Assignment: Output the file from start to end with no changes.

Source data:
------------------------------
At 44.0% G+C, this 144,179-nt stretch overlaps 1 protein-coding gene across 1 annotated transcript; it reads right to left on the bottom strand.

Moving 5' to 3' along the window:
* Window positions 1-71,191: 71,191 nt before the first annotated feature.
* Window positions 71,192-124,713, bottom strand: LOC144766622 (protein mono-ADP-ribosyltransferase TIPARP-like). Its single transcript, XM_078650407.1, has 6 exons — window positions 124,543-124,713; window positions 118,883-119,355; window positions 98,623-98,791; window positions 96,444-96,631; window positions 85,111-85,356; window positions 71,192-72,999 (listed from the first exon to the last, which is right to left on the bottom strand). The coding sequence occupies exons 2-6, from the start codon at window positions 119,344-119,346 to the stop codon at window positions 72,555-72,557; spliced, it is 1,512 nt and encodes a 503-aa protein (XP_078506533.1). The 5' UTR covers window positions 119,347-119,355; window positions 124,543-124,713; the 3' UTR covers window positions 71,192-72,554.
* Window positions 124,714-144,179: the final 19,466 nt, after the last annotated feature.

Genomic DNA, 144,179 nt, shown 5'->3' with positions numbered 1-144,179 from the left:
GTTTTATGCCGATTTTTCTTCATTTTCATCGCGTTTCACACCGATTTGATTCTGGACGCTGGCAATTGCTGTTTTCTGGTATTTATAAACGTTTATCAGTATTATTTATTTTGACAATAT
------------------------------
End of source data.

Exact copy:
At 44.0% G+C, this 144,179-nt stretch overlaps 1 protein-coding gene across 1 annotated transcript; it reads right to left on the bottom strand.

Moving 5' to 3' along the window:
* Window positions 1-71,191: 71,191 nt before the first annotated feature.
* Window positions 71,192-124,713, bottom strand: LOC144766622 (protein mono-ADP-ribosyltransferase TIPARP-like). Its single transcript, XM_078650407.1, has 6 exons — window positions 124,543-124,713; window positions 118,883-119,355; window positions 98,623-98,791; window positions 96,444-96,631; window positions 85,111-85,356; window positions 71,192-72,999 (listed from the first exon to the last, which is right to left on the bottom strand). The coding sequence occupies exons 2-6, from the start codon at window positions 119,344-119,346 to the stop codon at window positions 72,555-72,557; spliced, it is 1,512 nt and encodes a 503-aa protein (XP_078506533.1). The 5' UTR covers window positions 119,347-119,355; window positions 124,543-124,713; the 3' UTR covers window positions 71,192-72,554.
* Window positions 124,714-144,179: the final 19,466 nt, after the last annotated feature.

Genomic DNA, 144,179 nt, shown 5'->3' with positions numbered 1-144,179 from the left:
GTTTTATGCCGATTTTTCTTCATTTTCATCGCGTTTCACACCGATTTGATTCTGGACGCTGGCAATTGCTGTTTTCTGGTATTTATAAACGTTTATCAGTATTATTTATTTTGACAATAT